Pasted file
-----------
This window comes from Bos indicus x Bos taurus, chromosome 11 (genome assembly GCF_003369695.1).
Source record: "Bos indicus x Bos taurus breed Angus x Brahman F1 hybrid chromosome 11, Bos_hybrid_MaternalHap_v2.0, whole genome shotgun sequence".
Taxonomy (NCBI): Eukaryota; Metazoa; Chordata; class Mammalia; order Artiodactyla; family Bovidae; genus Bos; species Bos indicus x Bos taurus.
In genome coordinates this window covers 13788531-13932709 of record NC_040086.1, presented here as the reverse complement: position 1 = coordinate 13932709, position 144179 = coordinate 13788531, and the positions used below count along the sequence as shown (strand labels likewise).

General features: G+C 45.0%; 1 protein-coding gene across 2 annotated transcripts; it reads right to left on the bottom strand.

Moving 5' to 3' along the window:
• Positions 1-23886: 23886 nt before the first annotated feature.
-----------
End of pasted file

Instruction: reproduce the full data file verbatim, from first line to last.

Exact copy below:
This window comes from Bos indicus x Bos taurus, chromosome 11 (genome assembly GCF_003369695.1).
Source record: "Bos indicus x Bos taurus breed Angus x Brahman F1 hybrid chromosome 11, Bos_hybrid_MaternalHap_v2.0, whole genome shotgun sequence".
Taxonomy (NCBI): Eukaryota; Metazoa; Chordata; class Mammalia; order Artiodactyla; family Bovidae; genus Bos; species Bos indicus x Bos taurus.
In genome coordinates this window covers 13788531-13932709 of record NC_040086.1, presented here as the reverse complement: position 1 = coordinate 13932709, position 144179 = coordinate 13788531, and the positions used below count along the sequence as shown (strand labels likewise).

General features: G+C 45.0%; 1 protein-coding gene across 2 annotated transcripts; it reads right to left on the bottom strand.

Moving 5' to 3' along the window:
• Positions 1-23886: 23886 nt before the first annotated feature.